Based upon information provided by the Reeses, MFCU investigators estimate that between 1998 and 2011 JTEC netted $12.6 million in consulting fees from school districts. In recent years, this company alone took between 6 and 8 percent of the total Medicaid Administrative Claiming reimbursement coming into the state.”

The release said neither the Reeses nor their employees or contractors have any special Medicaid training. Most are retired school district employees.

Local school superintendents talk about program

Current Tonasket School Superintendent Paul Turner and Oroville School Superintendent Steve Quick talked about the history of the JTEC program in the schools they have been associated with.

Back in the late 1990s, early 2000s, Medicaid had the idea that school districts were doing some of their referral work and felt the need to reimburse districts for that work. So school districts started jumping on this and getting reimbursement funds from Medicaid, according to Turner.

“In this case, JT Educational Consultants started up… they helped school districts work through the government paperwork to manage that. What we have now is the Attorney General’s office has just indicted JTEC for Medicaid fraud.

“JTEC has had or has over 90 school districts with which they were consulting. We have been one of them. Omak has also been one and I’m not sure who else int he valley. Last spring we were looking at how much money we were getting from Medicaid Match… basically we weren’t even making enough to pay for the consultant. So this fall before this came out, we’d already dropped JTEC and quit doing Medicaid Match. It wasn’t worth our time,” said Turner, who called the Attorney General’s office and asked about the ramifications.

“According to them, they are going after JTEC which allegedly took advantage of the school districts. What he told me was the indictment listed all the how and why of it. They are going after the company which over 10 or 12 years time made millions off of this,” said Turner, who added that the AG’s office saw the school districts as victims.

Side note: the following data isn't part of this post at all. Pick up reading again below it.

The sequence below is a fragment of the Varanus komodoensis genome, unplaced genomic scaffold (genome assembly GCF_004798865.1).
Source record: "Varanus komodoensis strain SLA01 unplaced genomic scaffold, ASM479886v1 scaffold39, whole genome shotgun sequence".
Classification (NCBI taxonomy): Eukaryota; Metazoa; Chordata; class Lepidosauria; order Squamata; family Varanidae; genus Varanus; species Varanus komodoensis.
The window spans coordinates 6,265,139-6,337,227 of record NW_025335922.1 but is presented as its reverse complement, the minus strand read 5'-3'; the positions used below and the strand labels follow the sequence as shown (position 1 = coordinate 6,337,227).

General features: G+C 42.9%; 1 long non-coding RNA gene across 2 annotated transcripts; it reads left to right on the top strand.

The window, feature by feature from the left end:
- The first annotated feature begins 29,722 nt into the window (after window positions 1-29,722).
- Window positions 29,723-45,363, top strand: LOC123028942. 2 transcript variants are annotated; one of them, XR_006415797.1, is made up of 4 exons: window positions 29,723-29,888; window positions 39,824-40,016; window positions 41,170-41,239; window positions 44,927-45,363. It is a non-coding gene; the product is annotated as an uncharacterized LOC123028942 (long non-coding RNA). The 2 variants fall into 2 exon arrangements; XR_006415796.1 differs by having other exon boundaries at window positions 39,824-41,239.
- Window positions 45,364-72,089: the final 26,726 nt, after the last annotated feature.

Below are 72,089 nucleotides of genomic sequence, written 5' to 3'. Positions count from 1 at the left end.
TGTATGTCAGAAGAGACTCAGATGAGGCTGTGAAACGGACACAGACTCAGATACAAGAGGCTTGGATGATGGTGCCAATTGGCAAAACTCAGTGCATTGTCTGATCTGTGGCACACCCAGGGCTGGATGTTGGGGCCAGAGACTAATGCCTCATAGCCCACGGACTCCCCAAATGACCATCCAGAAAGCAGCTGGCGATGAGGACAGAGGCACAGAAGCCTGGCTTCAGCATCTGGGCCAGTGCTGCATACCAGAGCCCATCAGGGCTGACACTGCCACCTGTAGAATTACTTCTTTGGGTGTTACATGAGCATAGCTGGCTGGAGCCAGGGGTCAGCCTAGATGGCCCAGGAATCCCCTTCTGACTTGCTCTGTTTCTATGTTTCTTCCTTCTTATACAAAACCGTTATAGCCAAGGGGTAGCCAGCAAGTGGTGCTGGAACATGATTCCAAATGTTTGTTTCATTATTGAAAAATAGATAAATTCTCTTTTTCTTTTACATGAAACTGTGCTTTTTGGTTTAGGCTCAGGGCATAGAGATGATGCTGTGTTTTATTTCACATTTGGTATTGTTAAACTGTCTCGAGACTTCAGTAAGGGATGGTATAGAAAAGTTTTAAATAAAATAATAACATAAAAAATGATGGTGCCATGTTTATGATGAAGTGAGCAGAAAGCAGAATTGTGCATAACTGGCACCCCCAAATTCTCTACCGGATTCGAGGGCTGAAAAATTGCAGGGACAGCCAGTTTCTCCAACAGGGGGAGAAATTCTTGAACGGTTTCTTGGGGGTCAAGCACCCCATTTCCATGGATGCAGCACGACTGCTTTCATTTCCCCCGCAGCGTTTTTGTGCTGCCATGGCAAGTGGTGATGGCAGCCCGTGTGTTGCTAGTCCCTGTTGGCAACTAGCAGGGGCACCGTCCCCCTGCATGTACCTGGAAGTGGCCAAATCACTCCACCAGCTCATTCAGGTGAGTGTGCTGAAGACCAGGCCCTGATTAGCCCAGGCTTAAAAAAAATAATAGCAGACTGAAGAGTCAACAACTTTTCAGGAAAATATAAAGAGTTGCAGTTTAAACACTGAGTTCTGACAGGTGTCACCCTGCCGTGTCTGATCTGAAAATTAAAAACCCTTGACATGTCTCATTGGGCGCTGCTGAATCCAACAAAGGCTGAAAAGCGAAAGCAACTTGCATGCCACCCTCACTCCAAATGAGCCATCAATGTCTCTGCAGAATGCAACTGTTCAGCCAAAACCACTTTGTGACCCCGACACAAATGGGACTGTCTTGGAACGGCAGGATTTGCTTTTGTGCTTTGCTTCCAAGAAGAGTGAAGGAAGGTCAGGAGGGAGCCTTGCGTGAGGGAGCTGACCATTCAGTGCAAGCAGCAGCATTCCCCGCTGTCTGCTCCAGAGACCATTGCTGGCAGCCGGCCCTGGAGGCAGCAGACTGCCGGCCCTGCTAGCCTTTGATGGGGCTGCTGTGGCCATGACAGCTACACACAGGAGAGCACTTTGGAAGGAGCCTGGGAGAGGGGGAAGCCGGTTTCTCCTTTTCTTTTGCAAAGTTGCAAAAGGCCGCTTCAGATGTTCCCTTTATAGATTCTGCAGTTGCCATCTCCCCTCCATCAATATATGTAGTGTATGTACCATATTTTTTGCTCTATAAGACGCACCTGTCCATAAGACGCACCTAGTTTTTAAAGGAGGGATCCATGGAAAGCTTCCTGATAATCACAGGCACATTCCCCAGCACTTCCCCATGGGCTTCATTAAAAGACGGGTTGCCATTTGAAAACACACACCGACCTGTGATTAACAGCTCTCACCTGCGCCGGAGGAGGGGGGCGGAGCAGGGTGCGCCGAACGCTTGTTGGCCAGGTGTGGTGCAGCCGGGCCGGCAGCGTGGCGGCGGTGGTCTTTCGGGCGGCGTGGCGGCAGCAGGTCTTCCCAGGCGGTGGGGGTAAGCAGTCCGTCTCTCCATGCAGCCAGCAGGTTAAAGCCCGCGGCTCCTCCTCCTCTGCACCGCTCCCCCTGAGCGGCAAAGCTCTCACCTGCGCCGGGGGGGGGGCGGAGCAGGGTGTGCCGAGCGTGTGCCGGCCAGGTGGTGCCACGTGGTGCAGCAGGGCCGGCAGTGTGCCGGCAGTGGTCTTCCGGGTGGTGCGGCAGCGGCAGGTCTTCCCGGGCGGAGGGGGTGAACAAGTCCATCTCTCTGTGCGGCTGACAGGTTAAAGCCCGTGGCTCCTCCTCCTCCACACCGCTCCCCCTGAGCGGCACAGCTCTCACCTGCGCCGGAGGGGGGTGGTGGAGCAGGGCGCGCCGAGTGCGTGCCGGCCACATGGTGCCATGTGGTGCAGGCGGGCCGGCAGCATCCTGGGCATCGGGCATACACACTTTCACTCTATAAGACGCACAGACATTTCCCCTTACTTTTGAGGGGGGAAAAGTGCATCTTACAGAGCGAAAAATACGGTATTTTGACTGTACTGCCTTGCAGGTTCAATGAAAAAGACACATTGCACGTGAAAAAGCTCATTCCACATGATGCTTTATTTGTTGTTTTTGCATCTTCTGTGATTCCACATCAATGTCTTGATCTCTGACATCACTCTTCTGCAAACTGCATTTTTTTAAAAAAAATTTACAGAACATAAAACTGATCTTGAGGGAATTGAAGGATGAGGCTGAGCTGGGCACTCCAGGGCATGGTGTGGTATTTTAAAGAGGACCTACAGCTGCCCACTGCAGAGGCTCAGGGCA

“He could not say what HCA – Health Care Authority – will do. But we are not their target. The Attorney General won’t be asking us for money – they don’t do that,” said Turner. “HCA could do that, that is still out there and we don’t know what that is. They did collect $300,000 and some back from Centralia and it sounds like they were pretty blatant on some of the claims they made. I am talking with other districts and as I receive more information I’ll let the board know where it is at. Tonasket is mentioned there several times.”

Oroville’s school superintendent said when he first got to Oroville the district was still in the program and had been in it when he was in Forks, Wash. as well.

“We were still getting money when I first got here, from 2005 to 2007 at least. But then the Medicaid Match regulations became so cumbersome we stopped doing it,” said Quick.

Any time the someone met with a student in the district regarding a social service, counselors and teachers, it could be claimed under the program, according to Quick.

“It seems like the high school was getting around $10,000 or more a year.” said Quick. “It was loose at the beginning… toward the end of the program it was tightened up and the claims became fewer and fewer and we just stopped using the program.”